Scientists from around the world have produced a set of global guidelines for stem cell research, which they hope will aid collaboration and progress in the field. But some researchers have greeted the guidelines with skepticism, unconvinced that they will achieve universal standards.Sixty researchers, ethicists, scientific journal editors, and lawyers from 14 countries met last week for the first time in Cambridge, UK, and established principles that they believe will be useful for researchers in countries with minimal regulations, such as China or South Korea. The principles resemble regulations in the UK, which has adopted a tight regulatory framework for this research. The group also set forth recommendations for maintaining the integrity of the research, and encouraging governments with restrictive rules to become more lenient.?This consensus is giving guidance on how to do things properly,? Robin Lovell-Badge, developmental geneticist at the National Institute for Medical Research in London, who...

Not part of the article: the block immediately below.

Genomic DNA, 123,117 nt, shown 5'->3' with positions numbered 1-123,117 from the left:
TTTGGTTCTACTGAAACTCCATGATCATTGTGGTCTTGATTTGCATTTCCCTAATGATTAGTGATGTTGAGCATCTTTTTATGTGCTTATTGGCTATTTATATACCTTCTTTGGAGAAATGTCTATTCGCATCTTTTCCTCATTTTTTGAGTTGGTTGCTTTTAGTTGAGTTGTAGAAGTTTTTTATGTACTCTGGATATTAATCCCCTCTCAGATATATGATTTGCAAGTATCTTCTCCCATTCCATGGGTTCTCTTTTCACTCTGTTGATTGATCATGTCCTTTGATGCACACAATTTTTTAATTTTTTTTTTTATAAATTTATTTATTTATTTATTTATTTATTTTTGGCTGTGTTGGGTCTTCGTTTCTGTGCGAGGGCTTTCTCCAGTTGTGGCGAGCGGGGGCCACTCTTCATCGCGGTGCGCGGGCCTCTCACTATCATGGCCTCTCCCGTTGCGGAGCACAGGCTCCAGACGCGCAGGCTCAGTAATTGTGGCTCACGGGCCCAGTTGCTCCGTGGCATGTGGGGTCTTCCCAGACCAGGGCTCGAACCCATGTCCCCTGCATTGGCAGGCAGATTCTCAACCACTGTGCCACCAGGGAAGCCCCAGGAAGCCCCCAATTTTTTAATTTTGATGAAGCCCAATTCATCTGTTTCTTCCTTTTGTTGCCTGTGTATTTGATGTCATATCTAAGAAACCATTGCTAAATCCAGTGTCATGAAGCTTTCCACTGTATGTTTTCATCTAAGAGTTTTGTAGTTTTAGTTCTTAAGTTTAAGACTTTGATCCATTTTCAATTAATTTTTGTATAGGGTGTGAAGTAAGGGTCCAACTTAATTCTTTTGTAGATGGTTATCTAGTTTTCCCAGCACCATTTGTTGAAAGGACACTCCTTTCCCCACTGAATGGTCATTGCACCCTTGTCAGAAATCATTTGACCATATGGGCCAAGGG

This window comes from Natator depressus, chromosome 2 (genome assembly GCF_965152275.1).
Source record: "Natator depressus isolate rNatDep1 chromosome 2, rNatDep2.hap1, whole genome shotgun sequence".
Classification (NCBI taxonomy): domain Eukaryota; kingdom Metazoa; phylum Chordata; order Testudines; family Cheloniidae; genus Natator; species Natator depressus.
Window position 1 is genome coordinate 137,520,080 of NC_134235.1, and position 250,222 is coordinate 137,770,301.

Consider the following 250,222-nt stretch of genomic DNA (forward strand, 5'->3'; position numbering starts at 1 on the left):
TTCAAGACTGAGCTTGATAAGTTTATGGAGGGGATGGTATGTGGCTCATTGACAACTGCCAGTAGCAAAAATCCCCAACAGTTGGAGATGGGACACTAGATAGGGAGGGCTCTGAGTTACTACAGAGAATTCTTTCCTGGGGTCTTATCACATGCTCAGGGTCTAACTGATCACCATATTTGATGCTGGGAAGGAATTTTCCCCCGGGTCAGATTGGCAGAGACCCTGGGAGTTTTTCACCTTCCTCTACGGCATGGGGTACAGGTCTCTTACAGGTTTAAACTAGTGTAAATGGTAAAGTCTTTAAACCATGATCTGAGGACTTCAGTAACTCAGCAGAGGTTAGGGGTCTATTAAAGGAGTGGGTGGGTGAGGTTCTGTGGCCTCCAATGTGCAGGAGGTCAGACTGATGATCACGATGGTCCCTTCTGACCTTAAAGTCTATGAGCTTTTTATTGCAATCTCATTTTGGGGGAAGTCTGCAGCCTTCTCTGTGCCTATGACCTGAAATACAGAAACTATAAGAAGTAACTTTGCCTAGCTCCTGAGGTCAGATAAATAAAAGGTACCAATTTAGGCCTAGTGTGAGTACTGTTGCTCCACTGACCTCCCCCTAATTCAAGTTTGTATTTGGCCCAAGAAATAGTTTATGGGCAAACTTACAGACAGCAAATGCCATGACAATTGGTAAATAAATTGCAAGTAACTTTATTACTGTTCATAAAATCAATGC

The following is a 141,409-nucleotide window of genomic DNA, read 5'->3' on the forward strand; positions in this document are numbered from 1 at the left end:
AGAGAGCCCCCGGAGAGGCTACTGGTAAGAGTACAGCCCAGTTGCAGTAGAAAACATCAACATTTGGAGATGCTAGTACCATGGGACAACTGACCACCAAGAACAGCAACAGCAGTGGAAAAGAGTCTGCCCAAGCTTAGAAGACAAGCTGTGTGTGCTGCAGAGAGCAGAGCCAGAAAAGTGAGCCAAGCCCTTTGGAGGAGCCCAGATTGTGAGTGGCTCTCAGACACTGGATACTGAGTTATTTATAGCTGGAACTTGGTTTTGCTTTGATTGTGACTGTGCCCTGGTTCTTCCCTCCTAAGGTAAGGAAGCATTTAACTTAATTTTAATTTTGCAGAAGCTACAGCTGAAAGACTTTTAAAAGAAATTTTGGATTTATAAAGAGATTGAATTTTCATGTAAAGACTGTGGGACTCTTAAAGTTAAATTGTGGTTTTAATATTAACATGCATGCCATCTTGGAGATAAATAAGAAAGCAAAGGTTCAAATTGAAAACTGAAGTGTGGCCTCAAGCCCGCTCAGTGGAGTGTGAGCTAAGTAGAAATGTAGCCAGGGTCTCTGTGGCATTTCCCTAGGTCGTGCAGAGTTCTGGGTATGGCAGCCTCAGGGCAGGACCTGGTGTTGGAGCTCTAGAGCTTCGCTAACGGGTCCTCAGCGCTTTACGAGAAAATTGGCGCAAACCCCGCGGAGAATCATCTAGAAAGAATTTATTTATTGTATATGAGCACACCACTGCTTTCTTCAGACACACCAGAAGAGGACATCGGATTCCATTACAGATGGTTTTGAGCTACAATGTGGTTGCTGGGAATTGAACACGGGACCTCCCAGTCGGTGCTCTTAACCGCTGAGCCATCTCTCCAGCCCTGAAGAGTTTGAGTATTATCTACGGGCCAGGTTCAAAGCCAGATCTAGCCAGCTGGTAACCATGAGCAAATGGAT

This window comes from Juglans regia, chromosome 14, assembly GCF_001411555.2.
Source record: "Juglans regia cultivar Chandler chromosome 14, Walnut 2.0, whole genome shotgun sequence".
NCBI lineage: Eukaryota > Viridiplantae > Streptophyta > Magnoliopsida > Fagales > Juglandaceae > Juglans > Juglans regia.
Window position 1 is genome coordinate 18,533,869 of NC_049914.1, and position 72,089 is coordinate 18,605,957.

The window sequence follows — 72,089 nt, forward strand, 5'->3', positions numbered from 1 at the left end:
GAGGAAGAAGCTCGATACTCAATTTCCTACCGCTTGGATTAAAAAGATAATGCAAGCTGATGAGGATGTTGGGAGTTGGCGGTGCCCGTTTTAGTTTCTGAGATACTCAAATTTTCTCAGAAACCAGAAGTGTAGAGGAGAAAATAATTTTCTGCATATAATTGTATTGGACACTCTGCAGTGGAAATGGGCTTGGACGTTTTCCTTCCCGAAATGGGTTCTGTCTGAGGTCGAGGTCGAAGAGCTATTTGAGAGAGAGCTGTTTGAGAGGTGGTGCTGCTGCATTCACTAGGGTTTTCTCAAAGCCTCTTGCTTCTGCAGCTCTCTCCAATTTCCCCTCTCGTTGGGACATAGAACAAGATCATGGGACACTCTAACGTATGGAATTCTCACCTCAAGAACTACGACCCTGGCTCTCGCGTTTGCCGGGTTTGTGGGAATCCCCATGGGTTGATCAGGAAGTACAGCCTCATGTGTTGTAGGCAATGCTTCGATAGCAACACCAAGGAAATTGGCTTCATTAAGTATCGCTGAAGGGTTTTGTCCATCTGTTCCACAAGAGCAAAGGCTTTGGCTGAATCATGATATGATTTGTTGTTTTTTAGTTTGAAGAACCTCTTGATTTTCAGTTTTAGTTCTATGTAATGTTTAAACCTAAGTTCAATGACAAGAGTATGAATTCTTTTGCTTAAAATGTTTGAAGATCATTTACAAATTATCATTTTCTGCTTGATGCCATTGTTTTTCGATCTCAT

The ScientistStephen MingerThe ScientistWoo-Suk HwangAlta CharoMingerRuth FadenThe ScientistShahin Rafiilauranels@yahoo.co.ukhttp://www.hopkinsmedicine.org/bioethics/http://www.nimr.mrc.ac.uk/devgen/http://www.kcl.ac.uk/depsta/biomedical/CARD/minger_profile.htmThe Scientisthttp://www.the-scientist.com/news/display/22933/http://www.law.berkeley.edu/faculty/profiles/facultyProfile.php?facID=5736The Scientisthttp://www.the-scientist.com/article/display/22340/http://faculty.jhsph.edu/?F=Ruth&L=Fadenhttp://www.hhmi.org/research/investigators/rafii_bio.html
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